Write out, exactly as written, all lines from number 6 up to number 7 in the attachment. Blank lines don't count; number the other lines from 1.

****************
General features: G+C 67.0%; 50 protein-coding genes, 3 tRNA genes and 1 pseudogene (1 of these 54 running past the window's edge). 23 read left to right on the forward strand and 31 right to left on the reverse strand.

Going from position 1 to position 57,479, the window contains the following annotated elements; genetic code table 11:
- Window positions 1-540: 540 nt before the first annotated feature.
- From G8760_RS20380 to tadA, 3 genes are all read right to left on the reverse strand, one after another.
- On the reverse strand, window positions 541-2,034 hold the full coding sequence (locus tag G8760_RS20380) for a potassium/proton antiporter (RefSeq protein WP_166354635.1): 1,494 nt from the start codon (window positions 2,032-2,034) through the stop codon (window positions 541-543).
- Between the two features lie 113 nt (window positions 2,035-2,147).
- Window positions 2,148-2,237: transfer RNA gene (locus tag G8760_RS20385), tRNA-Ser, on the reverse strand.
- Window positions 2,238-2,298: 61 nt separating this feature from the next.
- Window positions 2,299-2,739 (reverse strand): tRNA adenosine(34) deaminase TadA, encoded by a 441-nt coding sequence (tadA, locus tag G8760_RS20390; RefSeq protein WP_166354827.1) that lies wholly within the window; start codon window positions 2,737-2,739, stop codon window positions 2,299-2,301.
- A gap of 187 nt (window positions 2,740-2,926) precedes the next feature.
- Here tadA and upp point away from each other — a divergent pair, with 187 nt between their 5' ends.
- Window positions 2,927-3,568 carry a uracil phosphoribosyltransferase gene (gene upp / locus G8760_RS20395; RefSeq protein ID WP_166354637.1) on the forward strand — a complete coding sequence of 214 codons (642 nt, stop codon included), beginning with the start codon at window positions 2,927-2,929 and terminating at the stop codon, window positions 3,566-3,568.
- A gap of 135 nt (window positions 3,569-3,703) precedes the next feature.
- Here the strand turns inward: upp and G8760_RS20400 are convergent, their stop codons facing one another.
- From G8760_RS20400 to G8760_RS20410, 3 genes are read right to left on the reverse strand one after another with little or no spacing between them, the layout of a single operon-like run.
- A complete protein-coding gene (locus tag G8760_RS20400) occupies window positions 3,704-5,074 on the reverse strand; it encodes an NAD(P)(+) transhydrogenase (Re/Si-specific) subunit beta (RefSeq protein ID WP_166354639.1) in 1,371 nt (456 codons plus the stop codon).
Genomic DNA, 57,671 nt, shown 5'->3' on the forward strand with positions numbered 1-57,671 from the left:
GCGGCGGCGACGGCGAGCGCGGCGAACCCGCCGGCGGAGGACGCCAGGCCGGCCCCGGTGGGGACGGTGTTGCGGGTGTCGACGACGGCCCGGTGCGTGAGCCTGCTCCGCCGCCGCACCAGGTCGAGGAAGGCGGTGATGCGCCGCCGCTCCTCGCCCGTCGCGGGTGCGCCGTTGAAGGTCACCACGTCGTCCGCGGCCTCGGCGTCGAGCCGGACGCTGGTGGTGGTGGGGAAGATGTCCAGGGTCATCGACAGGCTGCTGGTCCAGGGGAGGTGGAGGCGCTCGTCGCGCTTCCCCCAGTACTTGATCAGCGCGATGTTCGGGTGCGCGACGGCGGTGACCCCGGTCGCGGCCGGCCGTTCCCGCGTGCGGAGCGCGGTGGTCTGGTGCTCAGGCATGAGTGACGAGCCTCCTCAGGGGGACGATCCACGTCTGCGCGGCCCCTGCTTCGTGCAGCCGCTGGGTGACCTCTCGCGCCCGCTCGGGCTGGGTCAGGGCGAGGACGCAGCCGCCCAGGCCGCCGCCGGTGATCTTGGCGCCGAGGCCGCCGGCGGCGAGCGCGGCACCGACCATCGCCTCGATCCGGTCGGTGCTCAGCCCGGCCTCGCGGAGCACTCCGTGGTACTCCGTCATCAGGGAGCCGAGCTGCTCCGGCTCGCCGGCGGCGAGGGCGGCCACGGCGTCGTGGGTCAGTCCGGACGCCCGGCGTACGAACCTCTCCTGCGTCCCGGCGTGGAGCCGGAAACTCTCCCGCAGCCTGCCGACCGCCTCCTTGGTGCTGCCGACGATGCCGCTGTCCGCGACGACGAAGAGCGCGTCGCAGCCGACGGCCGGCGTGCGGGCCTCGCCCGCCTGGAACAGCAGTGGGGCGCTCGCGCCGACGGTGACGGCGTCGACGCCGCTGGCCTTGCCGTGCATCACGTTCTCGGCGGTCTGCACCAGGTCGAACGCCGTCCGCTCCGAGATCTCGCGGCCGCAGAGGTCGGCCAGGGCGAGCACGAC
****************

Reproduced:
- Between the two features lie 113 nt (window positions 2,035-2,147).
- Window positions 2,148-2,237: transfer RNA gene (locus tag G8760_RS20385), tRNA-Ser, on the reverse strand.